The other interesting thing about our conversation is that I was trying to explain to my sister that one of the reasons I feel so comfortable in the queer Christian community is that many LGBT men and women have good understanding and experience of what grace means. It would seem that for the first time ever my sister may understand why my attraction and inclusion in that community is so important for me. For those people who sit outside of perceived social norms and expectations, especially in the church, grace is vital. Not only it is about grace being directed to other people we meet, but also the ability for individuals to direct grace towards themselves. There is nothing quite like sitting in a large group of people, sharing communion, and knowing that their struggles are held together by grace. I don’t get that in church, but I do get it at Courage. The knowledge that none of us are there because of who we are, but because of who God is is overwhelming.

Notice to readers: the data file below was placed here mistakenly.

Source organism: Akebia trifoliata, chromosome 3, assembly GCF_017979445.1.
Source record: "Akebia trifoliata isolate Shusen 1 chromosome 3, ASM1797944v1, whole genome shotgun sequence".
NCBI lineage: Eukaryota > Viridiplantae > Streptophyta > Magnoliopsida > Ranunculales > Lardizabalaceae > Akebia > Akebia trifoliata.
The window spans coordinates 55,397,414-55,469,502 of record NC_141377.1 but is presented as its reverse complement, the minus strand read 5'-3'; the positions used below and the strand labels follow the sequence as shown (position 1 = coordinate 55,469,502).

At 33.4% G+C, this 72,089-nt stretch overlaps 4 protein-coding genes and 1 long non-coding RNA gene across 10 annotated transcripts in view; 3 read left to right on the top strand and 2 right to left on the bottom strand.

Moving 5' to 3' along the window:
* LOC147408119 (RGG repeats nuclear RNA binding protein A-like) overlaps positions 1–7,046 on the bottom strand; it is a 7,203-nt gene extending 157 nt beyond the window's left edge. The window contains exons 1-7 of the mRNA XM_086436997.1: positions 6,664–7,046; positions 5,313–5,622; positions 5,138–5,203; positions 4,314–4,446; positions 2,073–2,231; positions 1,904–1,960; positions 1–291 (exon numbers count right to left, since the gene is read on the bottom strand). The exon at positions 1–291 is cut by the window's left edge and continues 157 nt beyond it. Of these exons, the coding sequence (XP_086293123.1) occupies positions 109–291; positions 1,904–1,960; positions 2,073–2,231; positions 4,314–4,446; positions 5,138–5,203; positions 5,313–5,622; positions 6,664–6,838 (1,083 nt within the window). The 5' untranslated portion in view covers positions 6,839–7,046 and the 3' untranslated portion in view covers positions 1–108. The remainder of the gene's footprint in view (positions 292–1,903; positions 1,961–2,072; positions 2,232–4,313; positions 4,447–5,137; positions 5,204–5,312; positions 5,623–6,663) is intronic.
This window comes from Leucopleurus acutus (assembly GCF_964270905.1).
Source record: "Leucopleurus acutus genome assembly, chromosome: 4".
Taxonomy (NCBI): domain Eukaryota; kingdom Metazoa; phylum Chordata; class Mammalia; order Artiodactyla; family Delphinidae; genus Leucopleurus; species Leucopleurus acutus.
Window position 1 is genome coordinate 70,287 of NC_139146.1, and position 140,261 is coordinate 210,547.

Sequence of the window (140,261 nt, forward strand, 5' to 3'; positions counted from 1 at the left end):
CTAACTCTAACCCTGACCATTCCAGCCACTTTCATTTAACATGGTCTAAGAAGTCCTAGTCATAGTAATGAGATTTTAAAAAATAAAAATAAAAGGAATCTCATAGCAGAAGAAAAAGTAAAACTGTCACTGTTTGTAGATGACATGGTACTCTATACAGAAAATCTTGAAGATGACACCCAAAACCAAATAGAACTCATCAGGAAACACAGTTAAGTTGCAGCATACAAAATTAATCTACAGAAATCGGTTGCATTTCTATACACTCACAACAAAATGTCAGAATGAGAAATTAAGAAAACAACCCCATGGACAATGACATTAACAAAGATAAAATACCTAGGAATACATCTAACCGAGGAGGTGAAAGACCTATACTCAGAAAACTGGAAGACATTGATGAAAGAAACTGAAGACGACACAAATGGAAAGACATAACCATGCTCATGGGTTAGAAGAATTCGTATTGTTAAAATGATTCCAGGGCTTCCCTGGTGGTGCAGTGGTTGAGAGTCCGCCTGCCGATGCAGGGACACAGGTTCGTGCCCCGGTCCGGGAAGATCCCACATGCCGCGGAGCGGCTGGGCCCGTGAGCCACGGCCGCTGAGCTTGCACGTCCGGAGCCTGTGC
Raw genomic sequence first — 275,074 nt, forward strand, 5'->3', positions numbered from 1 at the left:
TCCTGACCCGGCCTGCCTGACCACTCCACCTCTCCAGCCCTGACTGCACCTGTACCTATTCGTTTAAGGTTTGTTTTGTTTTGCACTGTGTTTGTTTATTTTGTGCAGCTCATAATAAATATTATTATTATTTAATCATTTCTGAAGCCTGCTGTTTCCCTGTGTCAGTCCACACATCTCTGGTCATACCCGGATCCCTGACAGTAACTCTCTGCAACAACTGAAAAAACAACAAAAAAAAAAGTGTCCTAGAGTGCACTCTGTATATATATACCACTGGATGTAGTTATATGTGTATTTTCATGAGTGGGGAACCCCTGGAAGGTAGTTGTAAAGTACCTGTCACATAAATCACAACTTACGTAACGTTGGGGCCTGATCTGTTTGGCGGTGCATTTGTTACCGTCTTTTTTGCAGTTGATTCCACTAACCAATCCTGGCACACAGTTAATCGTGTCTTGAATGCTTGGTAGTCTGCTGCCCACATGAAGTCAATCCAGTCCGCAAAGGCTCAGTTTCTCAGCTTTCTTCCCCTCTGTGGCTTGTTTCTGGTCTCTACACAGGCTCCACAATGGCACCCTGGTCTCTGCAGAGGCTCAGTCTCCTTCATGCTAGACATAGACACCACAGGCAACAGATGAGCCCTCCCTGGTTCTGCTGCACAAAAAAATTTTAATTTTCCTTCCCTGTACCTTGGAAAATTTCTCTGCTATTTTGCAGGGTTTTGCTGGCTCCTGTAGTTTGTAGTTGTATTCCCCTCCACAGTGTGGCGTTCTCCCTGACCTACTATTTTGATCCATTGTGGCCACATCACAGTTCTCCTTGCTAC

So why is grace so hard to understand? Is it that we all live in a world which is obsessed with achievement and results? Is it that we all have such low self-esteem that we don’t believe we are worth being given things we have not worked for? I am not sure, but all I know is that my faith is built on grace. Without it I have nothing, and failure to get to grips with it will mean that I will burn myself out, trying so hard to pursue the ideal but gaining nothing of substance.

Grace. It’s more than enough for me.

Final thoughts

A couple of final thoughts on the weekend.

One of the most interesting experiences of my weekend was being a complete minority, that of a straight woman. I told very few people that I was straight, mainly because I didn’t feel it was that important, and also I wondered how people would react because I was at a conference for lesbian, gay, bisexual and transgender people. However, the few people who did find out were totally unfazed by it, although I did get a bit of teasing which was quite funny. It taught me a lot about what it feels like to not be part of ‘the norm’. It was a truly enlightening weekend, in so many ways.